A hearing test is an essential part of you’re health, especially if you suspect you’re suffering from hearing loss. Though the thought of the process may bring you anxiety, especially if you’ve never gotten one, and you don’t know what to expect, however, the process is painless, consisting of five simple parts.
Here’s what to expect at a hearing evaluation, first, be prepared to answer lots of questions. The questions may appear rudimentary but are an essential part of evaluating your hearing. A typical question asked could be, ” What ear do you use when listening on the phone?” But that question helps the audiologist decipher your dominant ear.
Further questions may probe your medical history such as family history, how frequently you intake loud noise, and questions regarding your medications. Try to answer the questions as honestly as possible to help your provider gain a clear understanding of how your hearing works.
Next, you’ll have an Otoscopy test which means your provider will check your ears and eardrum looking inside of them to check for blockages scaring, infections, excessive earwax, or anything else that could hinder your hearing. Next, you’ll get a Typhonography test that exams the flexibility of your eardrum, a probe will be placed in your ears, creating a tight feeling around the canal with the probe.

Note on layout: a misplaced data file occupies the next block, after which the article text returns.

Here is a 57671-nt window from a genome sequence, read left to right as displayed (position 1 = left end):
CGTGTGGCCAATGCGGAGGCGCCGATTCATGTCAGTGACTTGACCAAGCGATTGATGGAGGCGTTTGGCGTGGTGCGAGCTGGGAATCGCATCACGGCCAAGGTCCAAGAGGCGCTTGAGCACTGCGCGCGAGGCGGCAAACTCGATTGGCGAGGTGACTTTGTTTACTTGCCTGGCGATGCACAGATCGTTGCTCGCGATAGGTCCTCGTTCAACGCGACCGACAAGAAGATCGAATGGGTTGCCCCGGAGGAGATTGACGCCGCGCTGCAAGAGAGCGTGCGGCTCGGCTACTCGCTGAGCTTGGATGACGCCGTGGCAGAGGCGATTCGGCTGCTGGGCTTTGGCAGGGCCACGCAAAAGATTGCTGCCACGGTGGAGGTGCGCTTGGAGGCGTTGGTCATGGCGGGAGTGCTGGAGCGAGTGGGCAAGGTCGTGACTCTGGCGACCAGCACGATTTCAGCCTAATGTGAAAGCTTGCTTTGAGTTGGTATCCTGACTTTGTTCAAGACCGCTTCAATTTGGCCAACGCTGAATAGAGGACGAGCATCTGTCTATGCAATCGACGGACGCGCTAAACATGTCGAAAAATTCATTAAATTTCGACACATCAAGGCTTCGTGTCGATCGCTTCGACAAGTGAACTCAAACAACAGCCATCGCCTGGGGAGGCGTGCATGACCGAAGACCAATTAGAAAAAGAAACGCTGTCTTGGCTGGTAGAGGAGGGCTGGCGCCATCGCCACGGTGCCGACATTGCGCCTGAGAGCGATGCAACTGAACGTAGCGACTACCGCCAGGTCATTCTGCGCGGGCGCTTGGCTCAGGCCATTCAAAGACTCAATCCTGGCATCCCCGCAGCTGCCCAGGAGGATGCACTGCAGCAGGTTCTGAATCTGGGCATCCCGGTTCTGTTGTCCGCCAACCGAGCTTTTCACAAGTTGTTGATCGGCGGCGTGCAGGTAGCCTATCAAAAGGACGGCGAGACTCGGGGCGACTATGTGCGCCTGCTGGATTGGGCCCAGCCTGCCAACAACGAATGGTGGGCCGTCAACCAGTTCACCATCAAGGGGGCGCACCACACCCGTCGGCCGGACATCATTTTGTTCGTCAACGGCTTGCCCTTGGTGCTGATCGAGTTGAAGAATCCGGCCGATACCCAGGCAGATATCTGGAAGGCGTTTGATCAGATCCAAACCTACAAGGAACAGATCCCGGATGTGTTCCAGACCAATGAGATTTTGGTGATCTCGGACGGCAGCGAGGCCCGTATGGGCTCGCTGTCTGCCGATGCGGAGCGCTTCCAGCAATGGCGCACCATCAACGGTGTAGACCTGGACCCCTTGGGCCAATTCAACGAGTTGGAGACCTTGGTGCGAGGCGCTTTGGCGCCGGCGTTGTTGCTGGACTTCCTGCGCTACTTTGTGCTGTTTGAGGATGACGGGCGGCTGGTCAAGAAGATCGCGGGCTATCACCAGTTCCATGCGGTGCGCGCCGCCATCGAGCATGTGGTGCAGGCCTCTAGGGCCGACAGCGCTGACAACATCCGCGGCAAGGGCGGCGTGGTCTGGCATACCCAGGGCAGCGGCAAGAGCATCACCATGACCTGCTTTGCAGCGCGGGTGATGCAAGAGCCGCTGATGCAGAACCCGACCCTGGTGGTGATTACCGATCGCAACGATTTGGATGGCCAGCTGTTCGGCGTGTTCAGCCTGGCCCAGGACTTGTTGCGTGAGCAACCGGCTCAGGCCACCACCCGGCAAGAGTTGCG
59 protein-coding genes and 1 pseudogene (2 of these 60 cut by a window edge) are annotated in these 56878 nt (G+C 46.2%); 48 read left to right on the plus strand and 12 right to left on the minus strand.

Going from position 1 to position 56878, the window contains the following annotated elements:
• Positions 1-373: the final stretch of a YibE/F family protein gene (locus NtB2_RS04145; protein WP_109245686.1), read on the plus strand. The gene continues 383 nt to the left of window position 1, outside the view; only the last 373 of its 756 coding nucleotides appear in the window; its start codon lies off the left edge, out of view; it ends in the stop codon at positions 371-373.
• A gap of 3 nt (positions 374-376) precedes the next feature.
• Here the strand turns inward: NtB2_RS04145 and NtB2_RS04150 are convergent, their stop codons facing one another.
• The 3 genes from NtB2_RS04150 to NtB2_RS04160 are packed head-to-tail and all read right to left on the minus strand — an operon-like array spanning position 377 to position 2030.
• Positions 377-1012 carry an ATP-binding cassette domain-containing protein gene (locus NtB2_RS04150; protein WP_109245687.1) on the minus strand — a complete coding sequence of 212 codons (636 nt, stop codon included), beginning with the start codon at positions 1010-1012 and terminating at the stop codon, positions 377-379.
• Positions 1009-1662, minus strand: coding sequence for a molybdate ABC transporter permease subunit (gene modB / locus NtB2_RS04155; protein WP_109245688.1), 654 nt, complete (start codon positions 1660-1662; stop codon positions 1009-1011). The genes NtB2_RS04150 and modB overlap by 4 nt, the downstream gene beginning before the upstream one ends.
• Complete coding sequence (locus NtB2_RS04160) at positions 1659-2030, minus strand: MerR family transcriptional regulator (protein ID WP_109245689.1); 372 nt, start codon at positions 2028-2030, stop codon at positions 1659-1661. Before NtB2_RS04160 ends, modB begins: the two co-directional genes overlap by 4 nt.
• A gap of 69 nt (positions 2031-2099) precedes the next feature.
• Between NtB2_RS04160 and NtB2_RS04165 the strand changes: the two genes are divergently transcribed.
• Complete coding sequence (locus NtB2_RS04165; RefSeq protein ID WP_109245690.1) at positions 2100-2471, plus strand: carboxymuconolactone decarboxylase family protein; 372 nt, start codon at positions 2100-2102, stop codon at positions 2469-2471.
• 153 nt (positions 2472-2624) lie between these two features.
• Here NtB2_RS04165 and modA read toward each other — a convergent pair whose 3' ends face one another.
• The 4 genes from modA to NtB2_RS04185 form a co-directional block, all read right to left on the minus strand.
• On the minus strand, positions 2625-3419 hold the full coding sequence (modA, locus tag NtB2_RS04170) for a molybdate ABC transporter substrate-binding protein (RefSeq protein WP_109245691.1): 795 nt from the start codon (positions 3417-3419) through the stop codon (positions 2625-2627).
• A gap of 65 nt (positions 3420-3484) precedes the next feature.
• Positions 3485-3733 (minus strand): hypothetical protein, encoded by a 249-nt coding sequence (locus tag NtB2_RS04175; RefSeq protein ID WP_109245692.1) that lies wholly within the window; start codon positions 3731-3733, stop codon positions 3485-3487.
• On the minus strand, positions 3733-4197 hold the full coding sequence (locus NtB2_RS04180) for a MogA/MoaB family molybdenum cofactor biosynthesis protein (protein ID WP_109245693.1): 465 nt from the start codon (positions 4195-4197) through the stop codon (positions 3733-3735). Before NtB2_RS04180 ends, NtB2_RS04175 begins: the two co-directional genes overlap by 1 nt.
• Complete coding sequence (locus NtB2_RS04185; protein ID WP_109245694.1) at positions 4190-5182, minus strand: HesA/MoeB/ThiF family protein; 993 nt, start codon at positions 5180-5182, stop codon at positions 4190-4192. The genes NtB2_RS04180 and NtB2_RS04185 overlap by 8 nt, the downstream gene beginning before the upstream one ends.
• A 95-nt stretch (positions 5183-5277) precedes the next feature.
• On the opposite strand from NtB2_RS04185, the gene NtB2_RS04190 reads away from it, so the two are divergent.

A graph will then measure the pressure changes, a single peak in pressure means that your eardrum is in good condition, an eardrum with no peaks means that it is possibly infected. The next step in the evaluation will consist of a two-part speech test that will take place in a sound booth where you will wear headphones and repeat words that you hear.
The evaluator will test the softest level of your hearing then in the second part you will be asked to repeat words that you hear with headphones on, the volume will be at normal levels. Finally, an air conduction test will examine your hearing in two parts, wherein one part you will listen with headphones to a series of beeps at different levels and raise either your left or right hand when you hear the noise.
The second portion will include a headband attached to your head with a plastic piece that will examine the sound directly into your eardrum. The evaluation will conclude your current hearing state and determine the next steps for treatment if applicable.